Trademark Law | Expert Legal Commentary
December 18, 2012
Louboutin v. Yves Saint Laurent: Second Circuit Upholds Trademark Protection for Red-Soled Shoes
Christian Louboutin S.A. v. Yves Saint Laurent America Holding, Inc.
Tom Zuber and Jeff Zuber of Zuber Lawler & Del Duca
The Second Circuit recently held that single-color marks could receive trademark protection. In Christian Louboutin S.A. v. Yves Saint Laurent America Holding, Inc., the Court found that Christian Louboutin’s signature red shoe sole was a “distinctive symbol” that had come to represent the brand and deserved trademark status. The Court’s holding reversed the district court, which would have barred single-color marks as a per se rule.
Since 1992, Christian Louboutin (“Louboutin”) has produced high-end footwear, which nearly always features a bright-red lacquered outsole. Louboutin applied for and received a trademark for the red sole in 2008.
In 2011, Yves Saint Laurent (“YSL”), the luxury fashion house, released a series of shoes in a “monochrome” theme utilizing various colors, including red. Upon learning of its competitor’s shoe line, Louboutin filed an action in district court, alleging numerous claims under the Lanham Act including infringement and trademark dilution. Louboutin also asked for a preliminary injunction preventing YSL from marketing the red monochrome shoes or any other shoe resembling Louboutin’s red sole.
The district court held against Louboutin, denying the injunction and holding that in the fashion industry, “single-color marks are inherently ‘functional’ and that any such registered trademark would likely be held invalid.” Functionality in trademark law serves as a defense to infringement claims by invalidating the trademark, and thus the district court thought that Louboutin would be unable to uphold the validity of its red sole mark.
The Second Circuit faced three main issues. First, was the district court correct in holding that single-color marks could never receive trademark protection? Second, if single-color marks could be trademarked, did the red sole mark merit protection? Third, if the red mark was protected, did YSL’s monochrome shoes infringe?
Court Finds No Per Se Rule Against Single-Color Marks
The Court first held that no per se rule barred single-color marks. In Qualitex Co. v. Jacobsen Products, the Supreme Court noted that “color alone, at least sometimes, can meet the basic legal requirements for use as a trademark. It can act as a symbol that distinguishes a firm’s goods and identifies their source, without serving any other significant function” 514 U.S. 159, 166 (1995). The Second Circuit interpreted this to forbid “the implementation of a per se rule that would deny protection for the use of a single color as a trademark in a particular industrial context.”
In doing so, the Court addressed the district court’s concern that a single color could act as a trademark in the fashion industry. Trademark law generally forbids protection for “functional” elements, such as those that affect the use of an article or its cost or quality. It also forbids protection on elements that are essential to compete in a given market. The district court may have been afraid that colors as trademarks in the fashion industry might severely limit competition if only one company could make red shoes, for example, and thus held against protecting single-color marks. The Court, however, noted that functionality doctrine does not guarantee that designers will always have the “greatest range” of creativity, but “only the ability to fairly compete within a given market.”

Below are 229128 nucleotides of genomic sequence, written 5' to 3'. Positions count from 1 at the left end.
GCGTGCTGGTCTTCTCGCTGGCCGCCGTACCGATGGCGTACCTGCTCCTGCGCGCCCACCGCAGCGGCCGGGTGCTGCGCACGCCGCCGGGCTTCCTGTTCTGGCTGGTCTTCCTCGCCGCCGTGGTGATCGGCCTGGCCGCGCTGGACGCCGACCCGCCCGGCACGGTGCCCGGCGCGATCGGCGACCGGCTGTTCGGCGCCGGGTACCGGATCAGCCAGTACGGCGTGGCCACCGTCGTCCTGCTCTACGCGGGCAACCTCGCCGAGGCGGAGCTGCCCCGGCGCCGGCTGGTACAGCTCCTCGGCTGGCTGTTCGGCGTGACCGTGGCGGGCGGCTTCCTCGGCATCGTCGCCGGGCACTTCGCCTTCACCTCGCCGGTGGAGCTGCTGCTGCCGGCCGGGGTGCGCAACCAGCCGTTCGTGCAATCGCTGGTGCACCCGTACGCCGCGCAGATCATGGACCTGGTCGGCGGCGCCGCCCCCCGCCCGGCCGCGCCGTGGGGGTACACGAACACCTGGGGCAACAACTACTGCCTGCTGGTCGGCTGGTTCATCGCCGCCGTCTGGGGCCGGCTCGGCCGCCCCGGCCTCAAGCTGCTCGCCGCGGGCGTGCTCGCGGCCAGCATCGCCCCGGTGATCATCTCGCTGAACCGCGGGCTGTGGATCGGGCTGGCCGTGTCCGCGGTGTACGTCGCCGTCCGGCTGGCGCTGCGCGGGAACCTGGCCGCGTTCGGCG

Court Upholds Protection of the Red Sole Mark
With no per se rule in place to bar single color marks, the Court concluded that the red sole mark merited protection. To merit protection, a mark must show “distinctiveness” by proving that the mark is inherently distinctive or by showing the mark has acquired secondary meaning in the public eye. In examining a mark for secondary meaning, a court will ask whether “the public is moved in any degree to buy an article because of its source,” using such factors as (1) advertising expenditures; (2) consumer studies linking the mark to a source; (3) unsolicited media coverage; (4) sales success; (5) attempts to plagiarize the mark; and (6) length and exclusivity of the mark’s use.
The Court found extensive evidence in concluding that the red sole mark symbolized the Louboutin brand and distinguished it from its competitors. The Court noted Louboutin’s significant investment in the red sole mark, media coverage of the mark, and the public’s close association of the mark with the brand. The Court ultimately held that “the lacquered red outsole, as applied to a shoe with an ‘upper’ of a different color, has ‘come to identify and distinguish’ the Louboutin brand, and is therefore a distinctive symbol that qualifies for trademark protection.”
Narrowing of the Red Sole Mark Serves to Distinguish YSL’s All-Red Shoe
This specific holding narrowed Louboutin’s trademark to situations when the red sole is matched with a contrasting upper. The Court relied on evidence that the red sole mark’s ability to stand out from competitors depended on the color contrast between the red sole and a non-red upper of the shoe. Conversely, the Court determined that shoes employing the same red color on the sole and upper was not a use of the red sole mark. This conclusion led to the Court dismissing Louboutin’s trademark claims because YSL’s shoe was entirely red and thus not a use of the red sole mark.
The Court in Louboutin has demonstrated the Court’s reluctance to find industry-specific functionality doctrines and its willingness in this case to uphold an otherwise distinctive mark. Companies with design and branding concerns should contact experienced trademark counsel to see how Louboutin may affect your ability to protect your company’s intellectual property.
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